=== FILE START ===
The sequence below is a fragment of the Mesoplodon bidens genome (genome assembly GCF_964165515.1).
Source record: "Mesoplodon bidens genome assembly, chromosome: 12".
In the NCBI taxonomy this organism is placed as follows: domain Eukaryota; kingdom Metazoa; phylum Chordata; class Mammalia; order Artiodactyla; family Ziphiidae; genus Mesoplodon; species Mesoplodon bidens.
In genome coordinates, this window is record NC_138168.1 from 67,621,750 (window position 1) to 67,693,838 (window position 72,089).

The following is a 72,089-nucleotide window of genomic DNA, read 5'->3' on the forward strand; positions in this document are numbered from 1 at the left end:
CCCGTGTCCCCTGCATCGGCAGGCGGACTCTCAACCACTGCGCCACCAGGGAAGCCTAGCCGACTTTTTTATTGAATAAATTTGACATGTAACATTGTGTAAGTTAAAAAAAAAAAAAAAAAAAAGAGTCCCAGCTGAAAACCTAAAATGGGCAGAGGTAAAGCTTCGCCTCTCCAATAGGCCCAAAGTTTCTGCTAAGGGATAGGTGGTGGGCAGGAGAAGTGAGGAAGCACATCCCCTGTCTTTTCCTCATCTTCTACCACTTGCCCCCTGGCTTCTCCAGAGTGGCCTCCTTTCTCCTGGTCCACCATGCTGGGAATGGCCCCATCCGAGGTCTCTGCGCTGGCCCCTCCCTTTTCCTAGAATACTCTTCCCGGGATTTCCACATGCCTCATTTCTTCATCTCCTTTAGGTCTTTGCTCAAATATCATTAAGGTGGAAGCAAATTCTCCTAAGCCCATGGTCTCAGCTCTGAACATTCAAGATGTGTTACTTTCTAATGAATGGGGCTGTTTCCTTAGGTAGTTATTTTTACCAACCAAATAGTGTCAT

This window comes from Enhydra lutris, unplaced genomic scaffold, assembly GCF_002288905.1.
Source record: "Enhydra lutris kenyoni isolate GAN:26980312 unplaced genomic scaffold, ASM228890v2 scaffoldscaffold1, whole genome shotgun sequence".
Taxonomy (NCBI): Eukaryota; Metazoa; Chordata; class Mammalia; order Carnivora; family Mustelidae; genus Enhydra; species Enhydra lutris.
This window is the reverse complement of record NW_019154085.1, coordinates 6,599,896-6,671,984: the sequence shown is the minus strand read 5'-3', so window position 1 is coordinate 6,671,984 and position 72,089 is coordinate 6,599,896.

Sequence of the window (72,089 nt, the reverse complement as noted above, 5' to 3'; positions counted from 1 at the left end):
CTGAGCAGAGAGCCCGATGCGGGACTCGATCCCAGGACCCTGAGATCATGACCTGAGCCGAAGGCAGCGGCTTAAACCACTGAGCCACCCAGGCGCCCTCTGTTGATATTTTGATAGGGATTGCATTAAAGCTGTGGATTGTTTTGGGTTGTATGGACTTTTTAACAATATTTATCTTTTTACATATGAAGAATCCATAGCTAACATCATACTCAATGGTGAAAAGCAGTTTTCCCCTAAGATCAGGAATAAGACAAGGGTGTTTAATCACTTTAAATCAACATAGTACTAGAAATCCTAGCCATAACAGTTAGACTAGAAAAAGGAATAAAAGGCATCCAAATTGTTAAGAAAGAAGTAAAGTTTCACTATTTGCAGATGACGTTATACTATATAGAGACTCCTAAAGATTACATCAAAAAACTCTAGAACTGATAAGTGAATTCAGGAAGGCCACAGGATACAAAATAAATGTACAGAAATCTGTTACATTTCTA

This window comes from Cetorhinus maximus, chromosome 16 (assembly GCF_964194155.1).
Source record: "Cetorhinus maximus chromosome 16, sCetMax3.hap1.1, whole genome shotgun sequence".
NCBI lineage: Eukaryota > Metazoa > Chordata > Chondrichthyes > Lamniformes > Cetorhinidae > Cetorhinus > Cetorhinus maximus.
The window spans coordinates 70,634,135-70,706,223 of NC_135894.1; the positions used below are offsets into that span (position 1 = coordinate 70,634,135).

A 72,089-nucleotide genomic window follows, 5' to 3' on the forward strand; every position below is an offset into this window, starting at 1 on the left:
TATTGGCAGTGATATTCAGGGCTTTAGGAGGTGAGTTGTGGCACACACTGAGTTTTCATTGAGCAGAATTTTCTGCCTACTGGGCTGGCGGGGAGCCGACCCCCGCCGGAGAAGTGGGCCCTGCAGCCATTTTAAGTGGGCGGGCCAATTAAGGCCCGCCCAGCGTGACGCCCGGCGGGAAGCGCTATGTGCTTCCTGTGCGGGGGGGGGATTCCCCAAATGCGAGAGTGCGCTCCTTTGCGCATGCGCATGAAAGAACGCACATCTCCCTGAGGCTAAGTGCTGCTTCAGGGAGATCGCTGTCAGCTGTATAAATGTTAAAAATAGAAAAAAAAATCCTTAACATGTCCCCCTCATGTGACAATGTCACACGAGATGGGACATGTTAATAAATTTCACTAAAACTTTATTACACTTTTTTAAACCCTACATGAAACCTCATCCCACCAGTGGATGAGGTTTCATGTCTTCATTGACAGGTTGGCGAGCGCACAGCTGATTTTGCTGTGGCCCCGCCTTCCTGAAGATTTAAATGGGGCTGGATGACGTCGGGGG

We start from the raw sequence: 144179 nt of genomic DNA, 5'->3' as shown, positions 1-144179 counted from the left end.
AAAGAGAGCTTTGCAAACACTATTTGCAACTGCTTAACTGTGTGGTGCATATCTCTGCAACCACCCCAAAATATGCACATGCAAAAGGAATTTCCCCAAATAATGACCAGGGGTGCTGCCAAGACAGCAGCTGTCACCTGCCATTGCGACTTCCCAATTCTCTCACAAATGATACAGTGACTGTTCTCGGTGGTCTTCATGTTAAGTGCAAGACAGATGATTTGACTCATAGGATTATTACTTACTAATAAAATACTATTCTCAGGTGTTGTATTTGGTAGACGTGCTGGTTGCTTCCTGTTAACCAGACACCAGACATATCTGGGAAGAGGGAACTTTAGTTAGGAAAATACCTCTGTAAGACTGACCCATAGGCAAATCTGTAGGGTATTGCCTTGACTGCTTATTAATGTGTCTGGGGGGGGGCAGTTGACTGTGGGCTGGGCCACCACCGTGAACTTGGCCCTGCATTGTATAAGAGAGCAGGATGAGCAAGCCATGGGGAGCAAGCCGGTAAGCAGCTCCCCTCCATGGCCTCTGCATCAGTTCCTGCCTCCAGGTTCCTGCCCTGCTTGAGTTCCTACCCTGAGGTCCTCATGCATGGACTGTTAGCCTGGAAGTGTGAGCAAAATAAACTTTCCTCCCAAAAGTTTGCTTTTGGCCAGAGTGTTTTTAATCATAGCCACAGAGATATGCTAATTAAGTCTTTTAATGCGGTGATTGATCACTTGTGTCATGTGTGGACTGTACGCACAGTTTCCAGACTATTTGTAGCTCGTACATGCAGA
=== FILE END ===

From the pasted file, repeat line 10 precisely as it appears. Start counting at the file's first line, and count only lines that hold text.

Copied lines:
This window is the reverse complement of record NW_019154085.1, coordinates 6,599,896-6,671,984: the sequence shown is the minus strand read 5'-3', so window position 1 is coordinate 6,671,984 and position 72,089 is coordinate 6,599,896.